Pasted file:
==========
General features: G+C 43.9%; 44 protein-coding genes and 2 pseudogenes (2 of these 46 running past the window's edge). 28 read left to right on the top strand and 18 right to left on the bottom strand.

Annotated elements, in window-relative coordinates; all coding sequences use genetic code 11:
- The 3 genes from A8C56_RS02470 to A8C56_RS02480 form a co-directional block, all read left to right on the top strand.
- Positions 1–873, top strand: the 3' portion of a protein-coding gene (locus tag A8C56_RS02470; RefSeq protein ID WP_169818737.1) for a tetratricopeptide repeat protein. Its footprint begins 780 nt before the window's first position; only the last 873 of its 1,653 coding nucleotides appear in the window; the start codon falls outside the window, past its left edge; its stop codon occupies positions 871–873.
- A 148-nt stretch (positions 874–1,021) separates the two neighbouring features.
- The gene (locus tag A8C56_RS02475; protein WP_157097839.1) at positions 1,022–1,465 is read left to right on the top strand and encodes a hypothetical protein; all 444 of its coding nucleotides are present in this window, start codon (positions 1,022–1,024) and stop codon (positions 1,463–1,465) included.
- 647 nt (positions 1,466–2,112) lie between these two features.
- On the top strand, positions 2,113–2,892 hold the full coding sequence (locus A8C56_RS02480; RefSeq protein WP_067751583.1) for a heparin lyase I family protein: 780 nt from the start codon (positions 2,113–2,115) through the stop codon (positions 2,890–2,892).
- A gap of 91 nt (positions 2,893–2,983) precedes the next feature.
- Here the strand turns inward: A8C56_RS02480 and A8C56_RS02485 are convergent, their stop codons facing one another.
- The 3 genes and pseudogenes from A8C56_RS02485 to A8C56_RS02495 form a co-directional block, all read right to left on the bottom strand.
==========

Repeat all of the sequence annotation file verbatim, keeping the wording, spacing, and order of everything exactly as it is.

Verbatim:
General features: G+C 43.9%; 44 protein-coding genes and 2 pseudogenes (2 of these 46 running past the window's edge). 28 read left to right on the top strand and 18 right to left on the bottom strand.

Annotated elements, in window-relative coordinates; all coding sequences use genetic code 11:
- The 3 genes from A8C56_RS02470 to A8C56_RS02480 form a co-directional block, all read left to right on the top strand.
- Positions 1–873, top strand: the 3' portion of a protein-coding gene (locus tag A8C56_RS02470; RefSeq protein ID WP_169818737.1) for a tetratricopeptide repeat protein. Its footprint begins 780 nt before the window's first position; only the last 873 of its 1,653 coding nucleotides appear in the window; the start codon falls outside the window, past its left edge; its stop codon occupies positions 871–873.
- A 148-nt stretch (positions 874–1,021) separates the two neighbouring features.
- The gene (locus tag A8C56_RS02475; protein WP_157097839.1) at positions 1,022–1,465 is read left to right on the top strand and encodes a hypothetical protein; all 444 of its coding nucleotides are present in this window, start codon (positions 1,022–1,024) and stop codon (positions 1,463–1,465) included.
- 647 nt (positions 1,466–2,112) lie between these two features.
- On the top strand, positions 2,113–2,892 hold the full coding sequence (locus A8C56_RS02480; RefSeq protein WP_067751583.1) for a heparin lyase I family protein: 780 nt from the start codon (positions 2,113–2,115) through the stop codon (positions 2,890–2,892).
- A gap of 91 nt (positions 2,893–2,983) precedes the next feature.
- Here the strand turns inward: A8C56_RS02480 and A8C56_RS02485 are convergent, their stop codons facing one another.
- The 3 genes and pseudogenes from A8C56_RS02485 to A8C56_RS02495 form a co-directional block, all read right to left on the bottom strand.